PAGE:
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The individual welfare effects of the Affordable Care Act for previously uninsured adults

Naomi Zewde ()
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Naomi Zewde: City University of New York

International Journal of Health Economics and Management, 2020, vol. 20, issue 2, No 1, 143 pages

Abstract: Abstract The Affordable Care Act (ACA) improved welfare by expanding, subsidizing, and standardizing healthcare coverage. At the same time, the law also penalizes the remaining uninsured and establishes a benchmark private policy that charges premiums and cost-sharing expenses in the non-group market. This paper introduces a conceptual and empirical framework for evaluating the net effects of ACA coverage expansions for the individual welfare of previously uninsured adults. Using restricted-access data from the 2010–2012 Medical Expenditure Panel Survey, I evaluate the short-term welfare effect as a function of health and non-medical consumption. I simulate post-ACA insurance status then evaluate the change in expected medical consumption and the utility of consumption by estimating parameter values for a generalized gamma distribution of the ex-ante spread of healthcare and medical spending for each person. The ACA generates a modest net improvement in individual welfare on average (+ $91). While low-income individuals realize gains (+ $539), all other income-groups realize increasingly large losses. The uninsured majority (65%) realize average losses (− $158). Medicaid beneficiaries realize substantial gains (+ $1309). While in most specifications, exchange enrollees realize average gains (+ $146), just under a quarter (24%) realizes any improvement. The chronically-ill realize substantial gains (+ $1065). The non-chronically-ill majority (71%) realize average losses (− $312). Despite weakly lower risk premiums (− $28), medical spending increases in catastrophic scenarios on average. The ACA improves the welfare of some, especially the low-income and chronically-ill. Medicaid generates unequivocal gains for beneficiaries. Most previously uninsured adults remain uninsured, some of whom pay a penalty. The subsidized cost of ACA private insurance outweighs its benefits for most exchange enrollees.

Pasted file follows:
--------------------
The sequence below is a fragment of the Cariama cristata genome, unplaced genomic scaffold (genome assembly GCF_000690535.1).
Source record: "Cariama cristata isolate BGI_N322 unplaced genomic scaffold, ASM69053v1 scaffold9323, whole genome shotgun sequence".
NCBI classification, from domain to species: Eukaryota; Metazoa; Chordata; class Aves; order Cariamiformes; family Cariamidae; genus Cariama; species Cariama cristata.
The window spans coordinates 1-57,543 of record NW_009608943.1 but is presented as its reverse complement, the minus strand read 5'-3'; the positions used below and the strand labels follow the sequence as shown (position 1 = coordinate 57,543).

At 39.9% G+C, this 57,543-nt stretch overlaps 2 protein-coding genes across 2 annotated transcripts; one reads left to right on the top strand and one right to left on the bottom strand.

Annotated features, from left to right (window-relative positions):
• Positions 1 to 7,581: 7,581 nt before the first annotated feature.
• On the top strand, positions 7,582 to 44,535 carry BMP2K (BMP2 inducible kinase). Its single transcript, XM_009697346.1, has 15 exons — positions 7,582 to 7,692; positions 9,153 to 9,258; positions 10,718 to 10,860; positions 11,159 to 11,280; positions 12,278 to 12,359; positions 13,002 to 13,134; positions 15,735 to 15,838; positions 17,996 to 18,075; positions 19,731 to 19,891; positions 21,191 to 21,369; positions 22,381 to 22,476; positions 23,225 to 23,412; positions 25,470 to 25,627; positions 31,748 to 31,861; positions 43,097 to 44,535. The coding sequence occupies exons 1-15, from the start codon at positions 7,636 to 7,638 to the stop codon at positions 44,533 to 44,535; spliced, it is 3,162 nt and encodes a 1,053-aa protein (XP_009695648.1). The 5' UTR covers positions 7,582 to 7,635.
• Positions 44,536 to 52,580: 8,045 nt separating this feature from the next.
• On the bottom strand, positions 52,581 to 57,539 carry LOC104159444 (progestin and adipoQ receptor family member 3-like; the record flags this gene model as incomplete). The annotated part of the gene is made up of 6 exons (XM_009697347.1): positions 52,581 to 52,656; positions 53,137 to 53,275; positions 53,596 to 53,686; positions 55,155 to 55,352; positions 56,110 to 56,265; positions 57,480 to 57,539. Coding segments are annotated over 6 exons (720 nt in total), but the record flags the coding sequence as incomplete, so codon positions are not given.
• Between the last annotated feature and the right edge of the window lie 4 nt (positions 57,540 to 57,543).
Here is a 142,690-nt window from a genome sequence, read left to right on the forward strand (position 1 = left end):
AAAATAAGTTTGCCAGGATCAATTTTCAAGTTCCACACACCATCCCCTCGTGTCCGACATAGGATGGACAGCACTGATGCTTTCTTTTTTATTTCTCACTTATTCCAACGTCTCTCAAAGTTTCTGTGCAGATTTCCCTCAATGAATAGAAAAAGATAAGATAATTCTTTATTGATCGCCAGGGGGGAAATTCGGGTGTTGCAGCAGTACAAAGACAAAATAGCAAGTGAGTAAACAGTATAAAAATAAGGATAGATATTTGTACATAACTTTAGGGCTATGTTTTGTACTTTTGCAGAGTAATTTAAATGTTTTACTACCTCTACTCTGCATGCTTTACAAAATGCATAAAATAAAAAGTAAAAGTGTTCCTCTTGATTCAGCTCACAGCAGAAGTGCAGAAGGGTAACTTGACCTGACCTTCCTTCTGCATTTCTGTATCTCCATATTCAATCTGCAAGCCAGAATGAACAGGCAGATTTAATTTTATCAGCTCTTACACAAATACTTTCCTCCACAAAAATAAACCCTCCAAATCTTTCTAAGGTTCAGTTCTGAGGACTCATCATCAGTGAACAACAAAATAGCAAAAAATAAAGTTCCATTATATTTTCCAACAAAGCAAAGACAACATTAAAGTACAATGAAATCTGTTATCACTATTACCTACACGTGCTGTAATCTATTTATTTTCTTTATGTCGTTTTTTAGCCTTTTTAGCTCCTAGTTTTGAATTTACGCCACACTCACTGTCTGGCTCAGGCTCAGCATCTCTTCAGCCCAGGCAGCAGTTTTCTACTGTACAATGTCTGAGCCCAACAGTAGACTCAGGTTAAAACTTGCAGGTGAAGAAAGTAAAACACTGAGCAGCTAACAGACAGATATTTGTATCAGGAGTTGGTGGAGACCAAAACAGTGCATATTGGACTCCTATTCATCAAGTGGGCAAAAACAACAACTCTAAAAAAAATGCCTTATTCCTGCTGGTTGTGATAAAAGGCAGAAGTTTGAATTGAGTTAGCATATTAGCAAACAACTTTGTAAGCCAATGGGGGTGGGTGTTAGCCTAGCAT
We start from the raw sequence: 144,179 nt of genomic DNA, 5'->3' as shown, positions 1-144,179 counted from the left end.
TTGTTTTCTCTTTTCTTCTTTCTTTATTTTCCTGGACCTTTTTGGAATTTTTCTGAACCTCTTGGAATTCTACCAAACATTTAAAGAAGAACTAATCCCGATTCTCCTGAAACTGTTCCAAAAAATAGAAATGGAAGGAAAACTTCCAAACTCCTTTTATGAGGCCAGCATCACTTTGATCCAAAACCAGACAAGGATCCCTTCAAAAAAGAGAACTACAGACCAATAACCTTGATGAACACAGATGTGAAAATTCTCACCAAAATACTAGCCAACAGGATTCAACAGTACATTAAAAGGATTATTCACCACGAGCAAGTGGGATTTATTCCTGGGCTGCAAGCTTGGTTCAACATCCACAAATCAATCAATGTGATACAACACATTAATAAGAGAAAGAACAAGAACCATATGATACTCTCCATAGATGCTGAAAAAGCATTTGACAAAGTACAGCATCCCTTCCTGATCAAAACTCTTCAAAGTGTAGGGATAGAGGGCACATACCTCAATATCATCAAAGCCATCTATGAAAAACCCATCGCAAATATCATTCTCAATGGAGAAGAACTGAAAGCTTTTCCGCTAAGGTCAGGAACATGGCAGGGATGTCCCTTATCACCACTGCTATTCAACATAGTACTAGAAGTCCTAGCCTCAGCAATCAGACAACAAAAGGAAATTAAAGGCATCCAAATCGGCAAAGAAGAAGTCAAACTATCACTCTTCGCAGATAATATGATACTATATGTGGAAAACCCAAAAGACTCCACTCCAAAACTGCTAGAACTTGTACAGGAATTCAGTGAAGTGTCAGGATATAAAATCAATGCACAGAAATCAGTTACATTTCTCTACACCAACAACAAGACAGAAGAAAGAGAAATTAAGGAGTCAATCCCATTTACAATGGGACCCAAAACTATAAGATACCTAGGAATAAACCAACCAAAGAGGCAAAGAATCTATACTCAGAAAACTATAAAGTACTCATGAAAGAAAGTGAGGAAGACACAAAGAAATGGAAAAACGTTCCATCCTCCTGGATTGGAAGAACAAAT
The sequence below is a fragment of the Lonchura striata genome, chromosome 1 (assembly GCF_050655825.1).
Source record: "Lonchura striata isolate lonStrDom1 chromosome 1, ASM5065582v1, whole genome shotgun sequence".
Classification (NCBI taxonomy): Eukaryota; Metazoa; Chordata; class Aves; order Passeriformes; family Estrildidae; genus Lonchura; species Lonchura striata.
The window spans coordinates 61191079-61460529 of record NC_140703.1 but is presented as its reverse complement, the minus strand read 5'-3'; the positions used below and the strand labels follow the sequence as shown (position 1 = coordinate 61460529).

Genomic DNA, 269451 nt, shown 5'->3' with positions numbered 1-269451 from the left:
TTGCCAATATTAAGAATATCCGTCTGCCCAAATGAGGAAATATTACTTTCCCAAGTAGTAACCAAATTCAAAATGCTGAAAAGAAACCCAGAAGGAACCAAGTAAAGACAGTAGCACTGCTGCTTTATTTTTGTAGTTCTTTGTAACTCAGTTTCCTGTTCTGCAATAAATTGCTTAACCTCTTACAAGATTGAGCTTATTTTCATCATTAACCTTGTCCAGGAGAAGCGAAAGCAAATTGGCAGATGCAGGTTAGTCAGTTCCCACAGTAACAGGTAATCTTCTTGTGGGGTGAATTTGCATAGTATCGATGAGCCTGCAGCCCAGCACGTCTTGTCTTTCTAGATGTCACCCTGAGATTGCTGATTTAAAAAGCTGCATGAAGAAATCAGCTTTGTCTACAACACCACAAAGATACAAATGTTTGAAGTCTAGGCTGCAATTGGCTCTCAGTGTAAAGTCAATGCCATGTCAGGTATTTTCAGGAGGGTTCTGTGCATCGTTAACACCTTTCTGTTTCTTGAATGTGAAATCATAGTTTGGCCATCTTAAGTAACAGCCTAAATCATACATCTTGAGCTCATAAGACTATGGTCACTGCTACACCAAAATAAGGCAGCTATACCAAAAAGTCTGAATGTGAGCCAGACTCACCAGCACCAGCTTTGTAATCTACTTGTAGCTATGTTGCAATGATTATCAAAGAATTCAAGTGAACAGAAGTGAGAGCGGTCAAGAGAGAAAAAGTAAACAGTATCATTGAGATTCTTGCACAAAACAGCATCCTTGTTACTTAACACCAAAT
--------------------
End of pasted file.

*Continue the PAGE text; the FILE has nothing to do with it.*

Keywords: Affordable Care Act; Welfare; Medicaid; Marketplace; Exchange; Private insurance; Deductibles (search for similar items in EconPapers)
JEL-codes: I13 I18 I38 (search for similar items in EconPapers)
Date: 2020
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DOI: 10.1007/s10754-019-09273-y

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International Journal of Health Economics and Management is currently edited by Leemore Dafny, Robert Town, Mark Pauly, David Dranove and Pedro Pita Barros

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